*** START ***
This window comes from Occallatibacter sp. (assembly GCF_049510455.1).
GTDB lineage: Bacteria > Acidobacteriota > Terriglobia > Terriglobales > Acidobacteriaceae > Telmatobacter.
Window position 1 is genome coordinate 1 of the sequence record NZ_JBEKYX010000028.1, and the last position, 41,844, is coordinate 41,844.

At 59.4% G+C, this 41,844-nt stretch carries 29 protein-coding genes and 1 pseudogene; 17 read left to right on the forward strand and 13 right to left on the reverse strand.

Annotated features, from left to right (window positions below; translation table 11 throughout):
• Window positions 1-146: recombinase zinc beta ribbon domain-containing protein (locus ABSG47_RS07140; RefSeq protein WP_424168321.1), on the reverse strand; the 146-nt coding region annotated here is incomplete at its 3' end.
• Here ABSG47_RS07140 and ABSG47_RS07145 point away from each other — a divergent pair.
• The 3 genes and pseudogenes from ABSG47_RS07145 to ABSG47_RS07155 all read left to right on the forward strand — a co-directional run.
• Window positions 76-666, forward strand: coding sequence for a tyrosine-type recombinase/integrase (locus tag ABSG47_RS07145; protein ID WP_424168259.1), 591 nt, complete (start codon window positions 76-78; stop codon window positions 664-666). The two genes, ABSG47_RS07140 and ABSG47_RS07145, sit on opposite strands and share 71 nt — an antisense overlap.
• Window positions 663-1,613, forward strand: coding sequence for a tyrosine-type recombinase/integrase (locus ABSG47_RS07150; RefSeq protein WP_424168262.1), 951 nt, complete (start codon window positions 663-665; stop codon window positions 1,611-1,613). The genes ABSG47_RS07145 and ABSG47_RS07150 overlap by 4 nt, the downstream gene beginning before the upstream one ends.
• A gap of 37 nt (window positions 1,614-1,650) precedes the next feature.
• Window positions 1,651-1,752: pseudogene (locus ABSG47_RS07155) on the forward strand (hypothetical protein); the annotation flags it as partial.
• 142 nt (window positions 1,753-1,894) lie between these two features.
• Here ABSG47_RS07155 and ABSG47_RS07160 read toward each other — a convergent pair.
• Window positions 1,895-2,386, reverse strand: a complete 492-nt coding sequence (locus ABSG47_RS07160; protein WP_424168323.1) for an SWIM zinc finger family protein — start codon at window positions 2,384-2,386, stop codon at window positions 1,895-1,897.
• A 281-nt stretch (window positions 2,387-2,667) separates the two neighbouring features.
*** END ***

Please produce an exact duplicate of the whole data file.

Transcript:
This window comes from Occallatibacter sp. (assembly GCF_049510455.1).
GTDB lineage: Bacteria > Acidobacteriota > Terriglobia > Terriglobales > Acidobacteriaceae > Telmatobacter.
Window position 1 is genome coordinate 1 of the sequence record NZ_JBEKYX010000028.1, and the last position, 41,844, is coordinate 41,844.

At 59.4% G+C, this 41,844-nt stretch carries 29 protein-coding genes and 1 pseudogene; 17 read left to right on the forward strand and 13 right to left on the reverse strand.

Annotated features, from left to right (window positions below; translation table 11 throughout):
• Window positions 1-146: recombinase zinc beta ribbon domain-containing protein (locus ABSG47_RS07140; RefSeq protein WP_424168321.1), on the reverse strand; the 146-nt coding region annotated here is incomplete at its 3' end.
• Here ABSG47_RS07140 and ABSG47_RS07145 point away from each other — a divergent pair.
• The 3 genes and pseudogenes from ABSG47_RS07145 to ABSG47_RS07155 all read left to right on the forward strand — a co-directional run.
• Window positions 76-666, forward strand: coding sequence for a tyrosine-type recombinase/integrase (locus tag ABSG47_RS07145; protein ID WP_424168259.1), 591 nt, complete (start codon window positions 76-78; stop codon window positions 664-666). The two genes, ABSG47_RS07140 and ABSG47_RS07145, sit on opposite strands and share 71 nt — an antisense overlap.
• Window positions 663-1,613, forward strand: coding sequence for a tyrosine-type recombinase/integrase (locus ABSG47_RS07150; RefSeq protein WP_424168262.1), 951 nt, complete (start codon window positions 663-665; stop codon window positions 1,611-1,613). The genes ABSG47_RS07145 and ABSG47_RS07150 overlap by 4 nt, the downstream gene beginning before the upstream one ends.
• A gap of 37 nt (window positions 1,614-1,650) precedes the next feature.
• Window positions 1,651-1,752: pseudogene (locus ABSG47_RS07155) on the forward strand (hypothetical protein); the annotation flags it as partial.
• 142 nt (window positions 1,753-1,894) lie between these two features.
• Here ABSG47_RS07155 and ABSG47_RS07160 read toward each other — a convergent pair.
• Window positions 1,895-2,386, reverse strand: a complete 492-nt coding sequence (locus ABSG47_RS07160; protein WP_424168323.1) for an SWIM zinc finger family protein — start codon at window positions 2,384-2,386, stop codon at window positions 1,895-1,897.
• A 281-nt stretch (window positions 2,387-2,667) separates the two neighbouring features.